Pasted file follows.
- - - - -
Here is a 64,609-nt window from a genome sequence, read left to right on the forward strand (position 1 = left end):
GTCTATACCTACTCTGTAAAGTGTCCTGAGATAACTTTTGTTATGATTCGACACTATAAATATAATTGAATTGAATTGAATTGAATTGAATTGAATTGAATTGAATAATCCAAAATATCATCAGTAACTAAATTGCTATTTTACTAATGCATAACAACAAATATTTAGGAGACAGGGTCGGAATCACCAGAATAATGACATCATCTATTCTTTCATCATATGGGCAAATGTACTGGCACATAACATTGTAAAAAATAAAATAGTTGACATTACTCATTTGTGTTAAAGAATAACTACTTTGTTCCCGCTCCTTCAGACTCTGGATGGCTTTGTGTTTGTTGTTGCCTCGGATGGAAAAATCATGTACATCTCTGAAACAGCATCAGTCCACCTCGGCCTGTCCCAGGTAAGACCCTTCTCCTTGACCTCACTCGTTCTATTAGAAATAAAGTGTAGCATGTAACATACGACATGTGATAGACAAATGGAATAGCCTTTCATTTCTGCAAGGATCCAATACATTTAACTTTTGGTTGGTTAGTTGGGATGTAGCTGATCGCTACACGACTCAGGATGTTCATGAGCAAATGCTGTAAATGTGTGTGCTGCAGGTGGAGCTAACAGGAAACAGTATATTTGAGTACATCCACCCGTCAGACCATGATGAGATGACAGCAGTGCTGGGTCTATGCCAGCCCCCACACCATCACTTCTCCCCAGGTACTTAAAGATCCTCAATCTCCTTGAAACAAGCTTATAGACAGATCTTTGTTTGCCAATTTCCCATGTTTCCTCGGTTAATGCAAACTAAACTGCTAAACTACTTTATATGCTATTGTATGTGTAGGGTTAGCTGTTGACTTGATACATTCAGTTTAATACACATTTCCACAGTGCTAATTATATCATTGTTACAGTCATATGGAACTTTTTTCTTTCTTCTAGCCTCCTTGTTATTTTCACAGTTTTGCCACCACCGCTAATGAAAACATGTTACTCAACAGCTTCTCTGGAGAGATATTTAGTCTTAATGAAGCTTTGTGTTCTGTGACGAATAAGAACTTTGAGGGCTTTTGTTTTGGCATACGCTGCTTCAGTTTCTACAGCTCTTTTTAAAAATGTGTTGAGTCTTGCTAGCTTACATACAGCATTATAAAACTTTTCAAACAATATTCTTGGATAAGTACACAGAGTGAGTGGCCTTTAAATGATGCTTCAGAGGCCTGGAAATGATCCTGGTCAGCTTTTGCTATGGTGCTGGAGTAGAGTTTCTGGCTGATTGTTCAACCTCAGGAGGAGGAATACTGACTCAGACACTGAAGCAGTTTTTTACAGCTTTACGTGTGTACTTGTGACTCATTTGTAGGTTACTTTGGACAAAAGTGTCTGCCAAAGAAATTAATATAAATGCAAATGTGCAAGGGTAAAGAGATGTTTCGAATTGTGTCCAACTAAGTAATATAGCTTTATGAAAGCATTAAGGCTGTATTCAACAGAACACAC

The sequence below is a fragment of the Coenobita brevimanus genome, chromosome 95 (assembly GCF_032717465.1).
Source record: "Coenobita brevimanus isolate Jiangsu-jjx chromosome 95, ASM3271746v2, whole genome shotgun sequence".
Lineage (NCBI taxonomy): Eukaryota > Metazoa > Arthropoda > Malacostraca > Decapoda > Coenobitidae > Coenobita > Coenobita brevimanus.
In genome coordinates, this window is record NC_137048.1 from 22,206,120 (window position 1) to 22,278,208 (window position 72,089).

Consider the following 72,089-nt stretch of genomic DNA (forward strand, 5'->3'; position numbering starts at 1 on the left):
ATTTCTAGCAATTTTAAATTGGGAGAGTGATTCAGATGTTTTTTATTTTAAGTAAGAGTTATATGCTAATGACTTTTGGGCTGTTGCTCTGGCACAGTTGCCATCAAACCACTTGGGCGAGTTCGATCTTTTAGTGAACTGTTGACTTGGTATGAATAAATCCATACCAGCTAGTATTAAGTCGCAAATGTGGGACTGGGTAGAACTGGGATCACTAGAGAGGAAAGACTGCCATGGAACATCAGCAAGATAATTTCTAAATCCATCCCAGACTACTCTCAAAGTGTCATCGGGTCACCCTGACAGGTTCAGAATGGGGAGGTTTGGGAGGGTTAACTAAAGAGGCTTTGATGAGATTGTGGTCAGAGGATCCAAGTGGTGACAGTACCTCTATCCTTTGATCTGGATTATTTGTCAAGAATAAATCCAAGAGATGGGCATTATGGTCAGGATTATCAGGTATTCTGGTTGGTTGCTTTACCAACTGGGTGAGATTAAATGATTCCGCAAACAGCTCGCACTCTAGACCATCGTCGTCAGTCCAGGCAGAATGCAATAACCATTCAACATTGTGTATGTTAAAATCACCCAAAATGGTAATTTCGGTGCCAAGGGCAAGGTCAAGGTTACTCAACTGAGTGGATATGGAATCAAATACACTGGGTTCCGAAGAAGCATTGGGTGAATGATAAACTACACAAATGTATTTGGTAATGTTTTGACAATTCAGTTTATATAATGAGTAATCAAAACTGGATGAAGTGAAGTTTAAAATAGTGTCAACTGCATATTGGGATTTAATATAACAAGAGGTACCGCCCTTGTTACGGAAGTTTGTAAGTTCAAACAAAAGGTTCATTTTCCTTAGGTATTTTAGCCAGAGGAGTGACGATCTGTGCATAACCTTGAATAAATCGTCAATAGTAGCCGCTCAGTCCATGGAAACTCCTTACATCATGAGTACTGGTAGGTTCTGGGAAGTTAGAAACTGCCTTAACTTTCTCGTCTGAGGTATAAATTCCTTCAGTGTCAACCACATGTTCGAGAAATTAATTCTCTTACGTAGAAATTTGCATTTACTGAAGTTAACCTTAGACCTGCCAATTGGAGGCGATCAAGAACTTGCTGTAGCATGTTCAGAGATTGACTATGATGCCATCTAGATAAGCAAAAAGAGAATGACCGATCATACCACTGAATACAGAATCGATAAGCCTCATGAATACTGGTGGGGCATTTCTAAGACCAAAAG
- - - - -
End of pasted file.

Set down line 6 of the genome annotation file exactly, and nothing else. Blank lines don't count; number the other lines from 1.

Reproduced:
In genome coordinates, this window is record NC_137048.1 from 22,206,120 (window position 1) to 22,278,208 (window position 72,089).